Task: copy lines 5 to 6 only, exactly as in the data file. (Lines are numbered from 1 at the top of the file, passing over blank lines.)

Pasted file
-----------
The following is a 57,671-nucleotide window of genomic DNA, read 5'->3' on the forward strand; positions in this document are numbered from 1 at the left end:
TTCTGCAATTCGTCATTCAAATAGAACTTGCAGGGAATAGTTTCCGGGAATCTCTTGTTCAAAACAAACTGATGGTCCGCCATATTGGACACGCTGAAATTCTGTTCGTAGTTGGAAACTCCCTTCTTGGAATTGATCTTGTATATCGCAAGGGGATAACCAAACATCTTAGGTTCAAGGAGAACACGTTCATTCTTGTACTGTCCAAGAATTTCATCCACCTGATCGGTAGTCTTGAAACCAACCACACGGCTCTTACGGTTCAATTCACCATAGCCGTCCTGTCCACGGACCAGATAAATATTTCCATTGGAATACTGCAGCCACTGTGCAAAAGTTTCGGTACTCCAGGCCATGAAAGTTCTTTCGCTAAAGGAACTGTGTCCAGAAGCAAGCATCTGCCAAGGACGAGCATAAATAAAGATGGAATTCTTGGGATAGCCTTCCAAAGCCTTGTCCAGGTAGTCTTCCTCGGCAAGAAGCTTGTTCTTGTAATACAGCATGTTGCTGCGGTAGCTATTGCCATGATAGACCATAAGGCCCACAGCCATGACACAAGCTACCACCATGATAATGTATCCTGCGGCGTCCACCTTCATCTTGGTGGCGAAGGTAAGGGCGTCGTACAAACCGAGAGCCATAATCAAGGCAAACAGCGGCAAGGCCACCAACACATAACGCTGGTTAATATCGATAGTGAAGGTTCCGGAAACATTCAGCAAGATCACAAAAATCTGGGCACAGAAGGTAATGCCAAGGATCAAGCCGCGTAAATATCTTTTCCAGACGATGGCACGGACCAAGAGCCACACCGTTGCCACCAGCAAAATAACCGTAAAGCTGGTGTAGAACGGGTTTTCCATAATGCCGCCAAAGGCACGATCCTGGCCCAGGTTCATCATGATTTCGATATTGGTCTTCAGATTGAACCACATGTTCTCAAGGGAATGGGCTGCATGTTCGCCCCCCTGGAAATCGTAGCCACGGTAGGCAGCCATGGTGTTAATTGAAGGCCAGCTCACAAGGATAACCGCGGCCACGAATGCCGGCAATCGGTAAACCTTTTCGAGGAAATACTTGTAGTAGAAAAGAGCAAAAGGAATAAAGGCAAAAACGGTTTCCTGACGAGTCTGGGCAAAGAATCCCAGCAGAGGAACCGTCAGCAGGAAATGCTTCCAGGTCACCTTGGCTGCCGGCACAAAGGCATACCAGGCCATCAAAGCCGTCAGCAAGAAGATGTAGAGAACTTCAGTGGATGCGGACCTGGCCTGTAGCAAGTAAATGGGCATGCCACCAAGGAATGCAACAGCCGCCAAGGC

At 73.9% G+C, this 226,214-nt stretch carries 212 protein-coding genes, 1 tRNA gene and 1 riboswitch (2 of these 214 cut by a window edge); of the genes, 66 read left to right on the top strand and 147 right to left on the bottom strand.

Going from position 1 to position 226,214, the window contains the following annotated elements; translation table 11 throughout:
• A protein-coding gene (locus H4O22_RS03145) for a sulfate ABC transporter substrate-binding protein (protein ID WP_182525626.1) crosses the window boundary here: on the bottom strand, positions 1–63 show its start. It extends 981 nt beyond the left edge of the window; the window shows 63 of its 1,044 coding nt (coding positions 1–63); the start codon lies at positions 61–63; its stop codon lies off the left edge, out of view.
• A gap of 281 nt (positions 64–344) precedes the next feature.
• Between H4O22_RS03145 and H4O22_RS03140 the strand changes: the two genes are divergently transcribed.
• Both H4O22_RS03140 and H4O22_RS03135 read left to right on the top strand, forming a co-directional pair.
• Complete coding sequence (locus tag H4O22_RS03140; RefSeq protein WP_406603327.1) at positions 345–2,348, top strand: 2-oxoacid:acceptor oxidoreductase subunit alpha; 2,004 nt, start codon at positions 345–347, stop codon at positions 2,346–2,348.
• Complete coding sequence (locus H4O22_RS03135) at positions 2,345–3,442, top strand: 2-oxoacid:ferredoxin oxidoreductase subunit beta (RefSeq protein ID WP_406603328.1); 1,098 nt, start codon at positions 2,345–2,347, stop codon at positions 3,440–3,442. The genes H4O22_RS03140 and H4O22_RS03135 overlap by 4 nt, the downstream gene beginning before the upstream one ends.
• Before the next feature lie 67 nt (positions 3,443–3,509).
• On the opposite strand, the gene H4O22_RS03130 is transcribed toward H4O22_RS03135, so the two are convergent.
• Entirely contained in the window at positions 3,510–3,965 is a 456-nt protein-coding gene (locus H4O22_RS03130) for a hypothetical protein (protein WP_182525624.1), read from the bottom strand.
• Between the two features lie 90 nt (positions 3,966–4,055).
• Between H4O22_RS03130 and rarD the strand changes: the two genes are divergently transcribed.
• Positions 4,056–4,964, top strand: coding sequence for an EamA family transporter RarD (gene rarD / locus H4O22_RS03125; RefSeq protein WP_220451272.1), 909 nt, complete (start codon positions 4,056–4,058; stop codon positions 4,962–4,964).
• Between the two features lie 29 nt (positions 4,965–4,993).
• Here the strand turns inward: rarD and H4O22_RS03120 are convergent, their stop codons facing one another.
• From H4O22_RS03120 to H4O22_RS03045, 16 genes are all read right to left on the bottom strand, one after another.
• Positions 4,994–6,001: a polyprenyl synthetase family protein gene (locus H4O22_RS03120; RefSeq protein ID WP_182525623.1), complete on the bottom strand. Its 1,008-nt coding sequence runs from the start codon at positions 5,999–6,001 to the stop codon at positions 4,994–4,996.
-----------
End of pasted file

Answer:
• A protein-coding gene (locus H4O22_RS03145) for a sulfate ABC transporter substrate-binding protein (protein ID WP_182525626.1) crosses the window boundary here: on the bottom strand, positions 1–63 show its start. It extends 981 nt beyond the left edge of the window; the window shows 63 of its 1,044 coding nt (coding positions 1–63); the start codon lies at positions 61–63; its stop codon lies off the left edge, out of view.
• A gap of 281 nt (positions 64–344) precedes the next feature.